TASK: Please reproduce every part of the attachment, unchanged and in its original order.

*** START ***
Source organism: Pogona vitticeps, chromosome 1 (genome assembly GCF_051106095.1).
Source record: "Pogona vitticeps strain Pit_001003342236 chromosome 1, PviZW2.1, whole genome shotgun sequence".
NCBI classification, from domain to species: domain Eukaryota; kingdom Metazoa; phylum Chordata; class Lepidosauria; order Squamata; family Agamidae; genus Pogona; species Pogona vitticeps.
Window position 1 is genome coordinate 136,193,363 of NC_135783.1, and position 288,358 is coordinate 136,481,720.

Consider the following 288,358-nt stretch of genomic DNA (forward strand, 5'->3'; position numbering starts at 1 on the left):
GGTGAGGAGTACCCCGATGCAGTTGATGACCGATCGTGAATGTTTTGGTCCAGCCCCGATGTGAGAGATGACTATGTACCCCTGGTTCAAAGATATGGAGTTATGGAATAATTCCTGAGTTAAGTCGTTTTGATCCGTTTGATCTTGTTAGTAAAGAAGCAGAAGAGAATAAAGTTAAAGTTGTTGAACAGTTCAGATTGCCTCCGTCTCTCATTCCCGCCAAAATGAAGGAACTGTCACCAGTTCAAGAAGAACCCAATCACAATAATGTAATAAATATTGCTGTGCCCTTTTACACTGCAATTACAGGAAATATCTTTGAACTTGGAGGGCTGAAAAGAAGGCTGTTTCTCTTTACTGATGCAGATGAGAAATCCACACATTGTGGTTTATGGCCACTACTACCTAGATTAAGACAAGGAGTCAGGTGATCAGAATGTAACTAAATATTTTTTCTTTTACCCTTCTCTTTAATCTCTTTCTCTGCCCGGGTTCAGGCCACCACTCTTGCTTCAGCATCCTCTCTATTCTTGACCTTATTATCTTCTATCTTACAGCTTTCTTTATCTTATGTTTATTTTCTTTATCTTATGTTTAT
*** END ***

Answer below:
Source organism: Pogona vitticeps, chromosome 1 (genome assembly GCF_051106095.1).
Source record: "Pogona vitticeps strain Pit_001003342236 chromosome 1, PviZW2.1, whole genome shotgun sequence".
NCBI classification, from domain to species: domain Eukaryota; kingdom Metazoa; phylum Chordata; class Lepidosauria; order Squamata; family Agamidae; genus Pogona; species Pogona vitticeps.
Window position 1 is genome coordinate 136,193,363 of NC_135783.1, and position 288,358 is coordinate 136,481,720.

Consider the following 288,358-nt stretch of genomic DNA (forward strand, 5'->3'; position numbering starts at 1 on the left):
GGTGAGGAGTACCCCGATGCAGTTGATGACCGATCGTGAATGTTTTGGTCCAGCCCCGATGTGAGAGATGACTATGTACCCCTGGTTCAAAGATATGGAGTTATGGAATAATTCCTGAGTTAAGTCGTTTTGATCCGTTTGATCTTGTTAGTAAAGAAGCAGAAGAGAATAAAGTTAAAGTTGTTGAACAGTTCAGATTGCCTCCGTCTCTCATTCCCGCCAAAATGAAGGAACTGTCACCAGTTCAAGAAGAACCCAATCACAATAATGTAATAAATATTGCTGTGCCCTTTTACACTGCAATTACAGGAAATATCTTTGAACTTGGAGGGCTGAAAAGAAGGCTGTTTCTCTTTACTGATGCAGATGAGAAATCCACACATTGTGGTTTATGGCCACTACTACCTAGATTAAGACAAGGAGTCAGGTGATCAGAATGTAACTAAATATTTTTTCTTTTACCCTTCTCTTTAATCTCTTTCTCTGCCCGGGTTCAGGCCACCACTCTTGCTTCAGCATCCTCTCTATTCTTGACCTTATTATCTTCTATCTTACAGCTTTCTTTATCTTATGTTTATTTTCTTTATCTTATGTTTAT